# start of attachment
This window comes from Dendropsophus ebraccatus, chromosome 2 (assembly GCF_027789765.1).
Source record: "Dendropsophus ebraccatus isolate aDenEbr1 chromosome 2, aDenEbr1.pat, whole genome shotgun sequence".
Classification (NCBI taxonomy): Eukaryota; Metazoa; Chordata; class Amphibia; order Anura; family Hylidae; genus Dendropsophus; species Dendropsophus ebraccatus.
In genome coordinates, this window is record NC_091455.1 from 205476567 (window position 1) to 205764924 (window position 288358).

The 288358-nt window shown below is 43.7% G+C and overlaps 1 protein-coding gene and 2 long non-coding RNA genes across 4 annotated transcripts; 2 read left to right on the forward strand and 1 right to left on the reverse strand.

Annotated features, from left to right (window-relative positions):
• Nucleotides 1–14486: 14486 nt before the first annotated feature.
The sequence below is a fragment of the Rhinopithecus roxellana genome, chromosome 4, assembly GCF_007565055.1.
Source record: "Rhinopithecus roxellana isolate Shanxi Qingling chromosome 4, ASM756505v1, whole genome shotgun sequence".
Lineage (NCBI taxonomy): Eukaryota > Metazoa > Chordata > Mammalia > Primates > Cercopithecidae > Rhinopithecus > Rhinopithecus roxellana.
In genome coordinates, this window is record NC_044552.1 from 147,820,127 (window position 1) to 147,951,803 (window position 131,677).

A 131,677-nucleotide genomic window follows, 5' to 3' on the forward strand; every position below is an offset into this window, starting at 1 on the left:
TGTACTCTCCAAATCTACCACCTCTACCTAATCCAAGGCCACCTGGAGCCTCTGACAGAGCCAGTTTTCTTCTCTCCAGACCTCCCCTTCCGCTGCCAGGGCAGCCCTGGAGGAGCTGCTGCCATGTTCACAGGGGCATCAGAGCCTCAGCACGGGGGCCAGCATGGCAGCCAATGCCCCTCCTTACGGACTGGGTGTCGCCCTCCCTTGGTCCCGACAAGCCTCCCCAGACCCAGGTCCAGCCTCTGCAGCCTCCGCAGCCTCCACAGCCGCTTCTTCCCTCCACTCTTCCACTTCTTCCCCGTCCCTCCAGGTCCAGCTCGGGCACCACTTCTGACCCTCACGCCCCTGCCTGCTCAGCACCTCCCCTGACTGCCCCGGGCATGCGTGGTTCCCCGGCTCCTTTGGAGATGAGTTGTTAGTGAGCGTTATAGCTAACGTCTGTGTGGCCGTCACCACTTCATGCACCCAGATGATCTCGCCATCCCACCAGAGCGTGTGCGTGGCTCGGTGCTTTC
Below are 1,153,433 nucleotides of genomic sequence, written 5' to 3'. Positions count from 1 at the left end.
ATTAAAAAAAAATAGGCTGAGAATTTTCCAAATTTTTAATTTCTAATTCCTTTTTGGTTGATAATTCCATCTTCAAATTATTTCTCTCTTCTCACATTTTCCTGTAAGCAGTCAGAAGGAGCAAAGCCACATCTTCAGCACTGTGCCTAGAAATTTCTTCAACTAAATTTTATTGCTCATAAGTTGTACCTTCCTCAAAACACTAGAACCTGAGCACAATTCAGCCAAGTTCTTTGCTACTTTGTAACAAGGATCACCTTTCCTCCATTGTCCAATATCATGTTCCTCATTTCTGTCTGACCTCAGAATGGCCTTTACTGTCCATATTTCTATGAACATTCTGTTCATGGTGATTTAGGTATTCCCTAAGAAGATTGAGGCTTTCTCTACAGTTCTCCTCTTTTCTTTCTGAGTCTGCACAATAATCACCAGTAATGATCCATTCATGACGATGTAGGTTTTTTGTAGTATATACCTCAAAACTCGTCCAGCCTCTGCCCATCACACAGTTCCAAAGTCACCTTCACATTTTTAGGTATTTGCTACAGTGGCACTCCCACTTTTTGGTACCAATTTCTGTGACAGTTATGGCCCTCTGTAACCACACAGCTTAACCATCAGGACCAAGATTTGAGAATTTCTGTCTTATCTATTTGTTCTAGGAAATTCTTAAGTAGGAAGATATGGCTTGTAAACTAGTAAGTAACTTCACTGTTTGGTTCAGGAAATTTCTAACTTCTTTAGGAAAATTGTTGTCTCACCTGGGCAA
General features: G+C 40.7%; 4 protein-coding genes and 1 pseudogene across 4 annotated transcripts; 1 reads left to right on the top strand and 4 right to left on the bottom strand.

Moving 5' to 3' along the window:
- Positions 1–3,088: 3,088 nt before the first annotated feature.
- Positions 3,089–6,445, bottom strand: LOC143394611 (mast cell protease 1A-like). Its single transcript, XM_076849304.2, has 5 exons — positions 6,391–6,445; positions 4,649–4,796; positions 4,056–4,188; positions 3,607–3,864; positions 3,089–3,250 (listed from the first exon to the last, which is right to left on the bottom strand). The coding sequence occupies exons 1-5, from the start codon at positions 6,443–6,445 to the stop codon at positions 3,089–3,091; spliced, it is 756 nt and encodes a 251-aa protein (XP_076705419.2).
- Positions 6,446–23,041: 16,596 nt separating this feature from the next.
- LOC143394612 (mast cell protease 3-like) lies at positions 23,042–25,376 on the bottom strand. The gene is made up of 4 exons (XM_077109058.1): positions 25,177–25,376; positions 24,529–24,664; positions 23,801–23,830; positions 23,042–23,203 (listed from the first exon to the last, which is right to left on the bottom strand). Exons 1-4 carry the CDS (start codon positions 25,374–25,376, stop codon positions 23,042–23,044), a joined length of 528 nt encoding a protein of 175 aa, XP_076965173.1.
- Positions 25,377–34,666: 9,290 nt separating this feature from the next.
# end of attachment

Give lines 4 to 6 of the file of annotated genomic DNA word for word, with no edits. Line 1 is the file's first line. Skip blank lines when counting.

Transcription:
In genome coordinates, this window is record NC_091455.1 from 205476567 (window position 1) to 205764924 (window position 288358).

The 288358-nt window shown below is 43.7% G+C and overlaps 1 protein-coding gene and 2 long non-coding RNA genes across 4 annotated transcripts; 2 read left to right on the forward strand and 1 right to left on the reverse strand.

Annotated features, from left to right (window-relative positions):